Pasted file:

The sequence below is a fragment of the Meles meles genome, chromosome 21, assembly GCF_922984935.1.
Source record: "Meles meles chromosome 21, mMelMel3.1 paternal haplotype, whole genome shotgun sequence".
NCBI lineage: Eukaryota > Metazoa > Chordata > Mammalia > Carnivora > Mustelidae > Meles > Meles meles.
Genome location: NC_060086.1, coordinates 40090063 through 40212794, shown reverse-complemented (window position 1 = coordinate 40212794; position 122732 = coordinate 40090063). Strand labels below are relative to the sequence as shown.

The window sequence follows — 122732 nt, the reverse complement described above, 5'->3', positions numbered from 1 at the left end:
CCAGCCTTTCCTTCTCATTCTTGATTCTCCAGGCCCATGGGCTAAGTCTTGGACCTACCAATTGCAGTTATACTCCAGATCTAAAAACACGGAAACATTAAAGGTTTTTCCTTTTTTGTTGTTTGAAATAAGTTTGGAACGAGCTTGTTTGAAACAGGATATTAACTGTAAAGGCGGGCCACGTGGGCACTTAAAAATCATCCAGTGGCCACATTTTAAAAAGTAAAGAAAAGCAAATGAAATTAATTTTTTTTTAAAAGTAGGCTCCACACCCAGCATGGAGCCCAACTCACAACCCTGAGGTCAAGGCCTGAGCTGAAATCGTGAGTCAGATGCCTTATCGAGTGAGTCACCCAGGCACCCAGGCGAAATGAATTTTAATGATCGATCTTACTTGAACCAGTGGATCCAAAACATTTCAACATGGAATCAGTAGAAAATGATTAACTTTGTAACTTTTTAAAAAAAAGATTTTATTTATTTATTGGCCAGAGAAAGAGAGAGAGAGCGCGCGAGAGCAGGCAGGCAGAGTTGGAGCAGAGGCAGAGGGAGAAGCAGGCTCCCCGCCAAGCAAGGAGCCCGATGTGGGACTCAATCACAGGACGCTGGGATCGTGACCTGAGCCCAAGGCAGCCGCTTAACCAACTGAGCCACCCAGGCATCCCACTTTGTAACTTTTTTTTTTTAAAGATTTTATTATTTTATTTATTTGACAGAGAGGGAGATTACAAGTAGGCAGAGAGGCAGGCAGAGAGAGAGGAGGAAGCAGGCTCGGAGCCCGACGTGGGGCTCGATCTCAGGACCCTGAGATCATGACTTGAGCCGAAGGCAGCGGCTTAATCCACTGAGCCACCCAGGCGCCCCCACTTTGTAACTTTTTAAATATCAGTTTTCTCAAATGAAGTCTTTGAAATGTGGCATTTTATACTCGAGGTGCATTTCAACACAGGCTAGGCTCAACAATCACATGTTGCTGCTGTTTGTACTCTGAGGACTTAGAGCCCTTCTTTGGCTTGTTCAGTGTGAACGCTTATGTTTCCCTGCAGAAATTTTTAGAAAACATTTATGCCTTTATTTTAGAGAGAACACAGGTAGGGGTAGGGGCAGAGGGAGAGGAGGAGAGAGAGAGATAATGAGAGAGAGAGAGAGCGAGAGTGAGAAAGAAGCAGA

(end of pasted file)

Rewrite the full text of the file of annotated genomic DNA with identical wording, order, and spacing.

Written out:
The sequence below is a fragment of the Meles meles genome, chromosome 21, assembly GCF_922984935.1.
Source record: "Meles meles chromosome 21, mMelMel3.1 paternal haplotype, whole genome shotgun sequence".
NCBI lineage: Eukaryota > Metazoa > Chordata > Mammalia > Carnivora > Mustelidae > Meles > Meles meles.
Genome location: NC_060086.1, coordinates 40090063 through 40212794, shown reverse-complemented (window position 1 = coordinate 40212794; position 122732 = coordinate 40090063). Strand labels below are relative to the sequence as shown.

The window sequence follows — 122732 nt, the reverse complement described above, 5'->3', positions numbered from 1 at the left end:
CCAGCCTTTCCTTCTCATTCTTGATTCTCCAGGCCCATGGGCTAAGTCTTGGACCTACCAATTGCAGTTATACTCCAGATCTAAAAACACGGAAACATTAAAGGTTTTTCCTTTTTTGTTGTTTGAAATAAGTTTGGAACGAGCTTGTTTGAAACAGGATATTAACTGTAAAGGCGGGCCACGTGGGCACTTAAAAATCATCCAGTGGCCACATTTTAAAAAGTAAAGAAAAGCAAATGAAATTAATTTTTTTTTAAAAGTAGGCTCCACACCCAGCATGGAGCCCAACTCACAACCCTGAGGTCAAGGCCTGAGCTGAAATCGTGAGTCAGATGCCTTATCGAGTGAGTCACCCAGGCACCCAGGCGAAATGAATTTTAATGATCGATCTTACTTGAACCAGTGGATCCAAAACATTTCAACATGGAATCAGTAGAAAATGATTAACTTTGTAACTTTTTAAAAAAAAGATTTTATTTATTTATTGGCCAGAGAAAGAGAGAGAGAGCGCGCGAGAGCAGGCAGGCAGAGTTGGAGCAGAGGCAGAGGGAGAAGCAGGCTCCCCGCCAAGCAAGGAGCCCGATGTGGGACTCAATCACAGGACGCTGGGATCGTGACCTGAGCCCAAGGCAGCCGCTTAACCAACTGAGCCACCCAGGCATCCCACTTTGTAACTTTTTTTTTTTAAAGATTTTATTATTTTATTTATTTGACAGAGAGGGAGATTACAAGTAGGCAGAGAGGCAGGCAGAGAGAGAGGAGGAAGCAGGCTCGGAGCCCGACGTGGGGCTCGATCTCAGGACCCTGAGATCATGACTTGAGCCGAAGGCAGCGGCTTAATCCACTGAGCCACCCAGGCGCCCCCACTTTGTAACTTTTTAAATATCAGTTTTCTCAAATGAAGTCTTTGAAATGTGGCATTTTATACTCGAGGTGCATTTCAACACAGGCTAGGCTCAACAATCACATGTTGCTGCTGTTTGTACTCTGAGGACTTAGAGCCCTTCTTTGGCTTGTTCAGTGTGAACGCTTATGTTTCCCTGCAGAAATTTTTAGAAAACATTTATGCCTTTATTTTAGAGAGAACACAGGTAGGGGTAGGGGCAGAGGGAGAGGAGGAGAGAGAGAGATAATGAGAGAGAGAGAGAGCGAGAGTGAGAAAGAAGCAGA